Queerly Digital: The Trigger
By David-Elijah Nahmod
Christopher Bradley's The Trigger is one of the darkest and bleakest films of the year.
The movie, now streaming on Amazon Prime, is a portrait of life not as we'd like it to be, but as it is. Shot on a minuscule budget in the Phoenix area, The Trigger is quite well made and tells a good story.
Slade Pearce stars as Erik, a young hustler who informs on his former drug dealer Bennie in order to get an early release from prison. Erik knows that this is going to make him a marked man, but he seems to not care. Erik yearns for family life, something he's not going to get from his alcoholic mother, who wants nothing to do with him. So he does what he needs to in order to create the family he yearns for. He takes advantage of Tommy (Daniel Kapinga), a client who loves him desperately, by pretending to love Tommy back. Tommy rents Erik an apartment buys him furniture and gets him a job. Erik then moves his girlfriend Heather (Julia Anne Severance) into the apartment, steals his dog from his mother's house, and tries to set up a semblance of home life with Heather. But things are not destined to go well. Tommy isn't going anywhere, and Bennie comes looking for Erik, as things begin to spiral out of control.
Bradley, who teaches screenwriting at Arizona State University, is also an actor. He's had roles in popular gay films such as the independently produced Leather Jacket Love Story and Billy's Hollywood Screen Kiss. He knows what it's like to be in front of the camera, so he knows how to elicit performances from his cast. And the cast of The Trigger is superb.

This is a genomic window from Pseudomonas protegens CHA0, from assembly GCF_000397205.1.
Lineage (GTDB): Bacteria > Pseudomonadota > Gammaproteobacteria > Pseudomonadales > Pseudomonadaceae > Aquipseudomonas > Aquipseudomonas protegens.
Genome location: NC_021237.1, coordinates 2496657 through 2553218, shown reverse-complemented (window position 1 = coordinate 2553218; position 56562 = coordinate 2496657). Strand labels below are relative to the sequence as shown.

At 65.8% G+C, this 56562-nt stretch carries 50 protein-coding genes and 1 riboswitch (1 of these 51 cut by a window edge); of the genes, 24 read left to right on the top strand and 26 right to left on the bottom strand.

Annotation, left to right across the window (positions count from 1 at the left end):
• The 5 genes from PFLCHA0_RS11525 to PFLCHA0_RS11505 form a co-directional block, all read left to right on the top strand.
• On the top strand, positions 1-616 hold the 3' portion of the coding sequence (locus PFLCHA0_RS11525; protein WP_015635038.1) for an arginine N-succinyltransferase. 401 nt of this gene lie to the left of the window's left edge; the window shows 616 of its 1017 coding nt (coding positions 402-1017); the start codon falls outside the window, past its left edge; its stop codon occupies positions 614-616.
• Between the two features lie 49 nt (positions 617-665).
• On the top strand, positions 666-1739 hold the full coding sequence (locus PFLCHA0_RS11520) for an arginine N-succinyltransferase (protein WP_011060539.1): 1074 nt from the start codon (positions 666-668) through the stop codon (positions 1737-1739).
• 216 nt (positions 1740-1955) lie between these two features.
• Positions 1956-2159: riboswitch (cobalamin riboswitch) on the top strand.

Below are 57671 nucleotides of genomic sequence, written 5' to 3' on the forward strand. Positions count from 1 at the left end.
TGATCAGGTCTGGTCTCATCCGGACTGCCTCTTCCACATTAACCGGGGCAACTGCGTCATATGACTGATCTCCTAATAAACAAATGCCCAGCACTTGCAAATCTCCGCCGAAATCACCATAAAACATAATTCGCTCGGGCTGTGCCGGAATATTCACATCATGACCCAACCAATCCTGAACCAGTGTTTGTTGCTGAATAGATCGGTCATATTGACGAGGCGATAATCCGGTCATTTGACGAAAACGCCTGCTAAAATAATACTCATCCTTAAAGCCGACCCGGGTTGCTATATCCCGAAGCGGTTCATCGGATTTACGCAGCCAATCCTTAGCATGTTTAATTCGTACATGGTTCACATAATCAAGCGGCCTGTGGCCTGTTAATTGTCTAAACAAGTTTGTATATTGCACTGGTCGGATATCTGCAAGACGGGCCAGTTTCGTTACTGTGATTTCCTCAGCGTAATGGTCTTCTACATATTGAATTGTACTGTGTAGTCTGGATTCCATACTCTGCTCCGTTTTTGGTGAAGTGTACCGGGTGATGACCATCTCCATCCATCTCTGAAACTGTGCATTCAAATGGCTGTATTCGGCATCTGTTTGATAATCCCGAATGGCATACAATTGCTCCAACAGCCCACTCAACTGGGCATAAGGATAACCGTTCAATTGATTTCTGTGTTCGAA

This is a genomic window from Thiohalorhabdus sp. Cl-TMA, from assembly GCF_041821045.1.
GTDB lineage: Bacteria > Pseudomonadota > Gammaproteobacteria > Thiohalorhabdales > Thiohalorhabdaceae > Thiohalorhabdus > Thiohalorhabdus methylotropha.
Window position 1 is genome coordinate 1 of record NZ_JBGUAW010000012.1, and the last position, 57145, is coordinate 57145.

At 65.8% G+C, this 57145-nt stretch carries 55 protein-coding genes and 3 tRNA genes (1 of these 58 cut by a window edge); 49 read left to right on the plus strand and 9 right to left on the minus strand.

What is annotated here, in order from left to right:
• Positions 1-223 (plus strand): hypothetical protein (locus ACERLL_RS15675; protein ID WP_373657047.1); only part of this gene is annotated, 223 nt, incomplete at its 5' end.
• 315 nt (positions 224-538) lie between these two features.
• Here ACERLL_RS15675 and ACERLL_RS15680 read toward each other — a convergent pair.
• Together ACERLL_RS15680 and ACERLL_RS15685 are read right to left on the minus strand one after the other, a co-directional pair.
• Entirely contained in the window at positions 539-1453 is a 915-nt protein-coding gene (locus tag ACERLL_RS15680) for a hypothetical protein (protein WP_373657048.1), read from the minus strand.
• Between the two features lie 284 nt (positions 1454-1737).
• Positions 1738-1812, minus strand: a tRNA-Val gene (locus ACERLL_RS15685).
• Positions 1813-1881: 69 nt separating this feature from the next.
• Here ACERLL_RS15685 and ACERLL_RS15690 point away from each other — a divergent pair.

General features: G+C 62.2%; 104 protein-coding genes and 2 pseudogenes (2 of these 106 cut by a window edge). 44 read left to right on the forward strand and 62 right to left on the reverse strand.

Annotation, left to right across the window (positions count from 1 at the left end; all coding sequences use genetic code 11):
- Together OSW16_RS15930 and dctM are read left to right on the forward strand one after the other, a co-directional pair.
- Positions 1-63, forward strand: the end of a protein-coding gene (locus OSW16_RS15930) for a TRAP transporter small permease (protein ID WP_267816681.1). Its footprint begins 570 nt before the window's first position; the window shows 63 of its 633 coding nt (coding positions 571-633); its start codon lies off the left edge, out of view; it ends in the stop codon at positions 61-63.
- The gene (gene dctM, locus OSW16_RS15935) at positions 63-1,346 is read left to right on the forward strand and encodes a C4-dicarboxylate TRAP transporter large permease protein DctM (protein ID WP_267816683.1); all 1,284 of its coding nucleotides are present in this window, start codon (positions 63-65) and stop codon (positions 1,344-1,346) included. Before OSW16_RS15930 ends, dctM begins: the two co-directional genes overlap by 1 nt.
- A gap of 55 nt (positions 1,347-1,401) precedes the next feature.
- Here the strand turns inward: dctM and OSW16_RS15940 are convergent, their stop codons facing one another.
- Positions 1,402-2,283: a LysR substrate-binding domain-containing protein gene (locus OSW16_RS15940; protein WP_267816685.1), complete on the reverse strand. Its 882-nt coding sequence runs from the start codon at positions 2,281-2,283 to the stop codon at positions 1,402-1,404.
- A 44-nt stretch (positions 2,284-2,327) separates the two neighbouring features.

Pearce is especially good as a young man who
yearns for a better life, but who goes about trying to achieve it in the wrong
way. Hustling and conning people are all he knows, and he's unable to break
this cycle. Erik is a tragic figure who cannot see that he's his own worst
enemy. His impending doom is written all over him.
Tommy, the former client who loves Erik, is the
film's main gay character. He is not a positive role model. Tommy, who should
know better, falls for Erik's con and tries to jump start a relationship with
Erik. Tommy will do anything Erik wants him to, even as his actions put his own
well being and sobriety at risk. Tommy is as much a loser as Erik. Why Tommy is
so infatuated with Erik is never made clear. Nor is it made clear if Erik is
gay-for-pay or bisexual.
The film features a lengthy subplot involving Erik's girlfriend Heather and her relationship with her alcoholic, dying father. Her dad is about to be evicted from his apartment and eventually does end up on the street. He's another loser, another character who can't or won't get his life together.
The Trigger is relentlessly grim, but perhaps it should be. Life isn't always kind or fair. Addiction is real. People screw up. The world is not always a pretty place. Bradley is simply showing a slice of real life.
The film transcends its low budget. Exceptionally well shot in real settings, it has the look and feel of a film with a much higher budget.
The Trigger will not be to every taste, but for those who might want to see an intense drama featuring realistic if tragic characters, it might be the film for you.
And keep an eye out for Pearce, he's quite the
In addition to Amazon Prime, the film is on Ariztical Now, the streaming platform of Ariztical, the film's distributor: https://arizticalnow.vhx.tv/the-trigger.